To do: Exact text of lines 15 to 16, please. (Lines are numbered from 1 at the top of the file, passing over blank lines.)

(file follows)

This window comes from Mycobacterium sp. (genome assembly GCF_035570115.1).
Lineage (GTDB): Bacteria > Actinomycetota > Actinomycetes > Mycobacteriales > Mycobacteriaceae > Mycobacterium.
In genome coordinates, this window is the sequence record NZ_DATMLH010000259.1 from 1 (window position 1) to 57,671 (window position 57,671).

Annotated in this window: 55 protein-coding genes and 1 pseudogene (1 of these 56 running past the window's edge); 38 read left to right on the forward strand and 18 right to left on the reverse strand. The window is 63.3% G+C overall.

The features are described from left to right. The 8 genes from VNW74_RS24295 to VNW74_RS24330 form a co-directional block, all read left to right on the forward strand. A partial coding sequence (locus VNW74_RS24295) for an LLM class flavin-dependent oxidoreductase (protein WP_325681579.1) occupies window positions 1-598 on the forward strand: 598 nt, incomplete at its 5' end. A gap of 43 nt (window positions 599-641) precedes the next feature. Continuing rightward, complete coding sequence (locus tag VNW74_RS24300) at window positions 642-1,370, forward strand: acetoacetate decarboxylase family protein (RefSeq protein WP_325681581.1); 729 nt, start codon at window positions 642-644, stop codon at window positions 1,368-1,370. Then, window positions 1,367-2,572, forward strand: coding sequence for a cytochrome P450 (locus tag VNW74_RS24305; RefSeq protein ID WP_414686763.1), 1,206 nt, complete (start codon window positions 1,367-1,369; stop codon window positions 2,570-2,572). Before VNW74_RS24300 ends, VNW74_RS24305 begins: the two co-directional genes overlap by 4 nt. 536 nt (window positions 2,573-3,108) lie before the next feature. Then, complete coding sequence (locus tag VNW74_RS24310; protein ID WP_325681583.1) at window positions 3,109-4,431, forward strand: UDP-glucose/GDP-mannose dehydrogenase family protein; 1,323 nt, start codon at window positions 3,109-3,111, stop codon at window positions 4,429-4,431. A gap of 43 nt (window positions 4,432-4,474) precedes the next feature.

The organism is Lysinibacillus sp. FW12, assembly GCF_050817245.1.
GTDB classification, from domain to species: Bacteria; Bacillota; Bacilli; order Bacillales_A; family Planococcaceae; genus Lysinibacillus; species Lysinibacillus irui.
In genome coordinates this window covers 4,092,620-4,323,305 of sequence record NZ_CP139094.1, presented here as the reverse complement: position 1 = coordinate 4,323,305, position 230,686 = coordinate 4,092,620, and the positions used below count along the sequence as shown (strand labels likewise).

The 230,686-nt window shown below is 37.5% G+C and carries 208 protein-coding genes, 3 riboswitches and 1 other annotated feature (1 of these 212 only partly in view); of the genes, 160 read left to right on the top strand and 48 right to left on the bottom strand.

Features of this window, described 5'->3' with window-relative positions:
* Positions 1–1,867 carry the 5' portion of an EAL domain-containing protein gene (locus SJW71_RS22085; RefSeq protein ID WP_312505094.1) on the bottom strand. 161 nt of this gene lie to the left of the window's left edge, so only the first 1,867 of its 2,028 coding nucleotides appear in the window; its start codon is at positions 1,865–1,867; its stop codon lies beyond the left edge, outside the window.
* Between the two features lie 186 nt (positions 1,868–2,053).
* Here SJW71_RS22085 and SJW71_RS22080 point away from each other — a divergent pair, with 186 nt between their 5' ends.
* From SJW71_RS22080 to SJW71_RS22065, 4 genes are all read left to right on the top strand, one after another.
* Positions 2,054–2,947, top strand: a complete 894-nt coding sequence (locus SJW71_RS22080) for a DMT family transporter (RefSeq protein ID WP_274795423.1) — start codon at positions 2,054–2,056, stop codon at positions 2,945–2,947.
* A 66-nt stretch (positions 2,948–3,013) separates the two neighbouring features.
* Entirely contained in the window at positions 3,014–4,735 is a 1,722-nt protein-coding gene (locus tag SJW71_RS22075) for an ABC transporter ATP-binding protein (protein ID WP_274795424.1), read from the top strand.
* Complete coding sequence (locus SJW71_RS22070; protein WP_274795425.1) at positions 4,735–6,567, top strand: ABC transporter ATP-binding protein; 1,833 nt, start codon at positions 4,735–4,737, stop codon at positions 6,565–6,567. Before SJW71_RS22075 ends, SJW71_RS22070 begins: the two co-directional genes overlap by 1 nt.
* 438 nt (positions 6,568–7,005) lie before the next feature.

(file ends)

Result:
* Positions 2,054–2,947, top strand: a complete 894-nt coding sequence (locus SJW71_RS22080) for a DMT family transporter (RefSeq protein ID WP_274795423.1) — start codon at positions 2,054–2,056, stop codon at positions 2,945–2,947.
* A 66-nt stretch (positions 2,948–3,013) separates the two neighbouring features.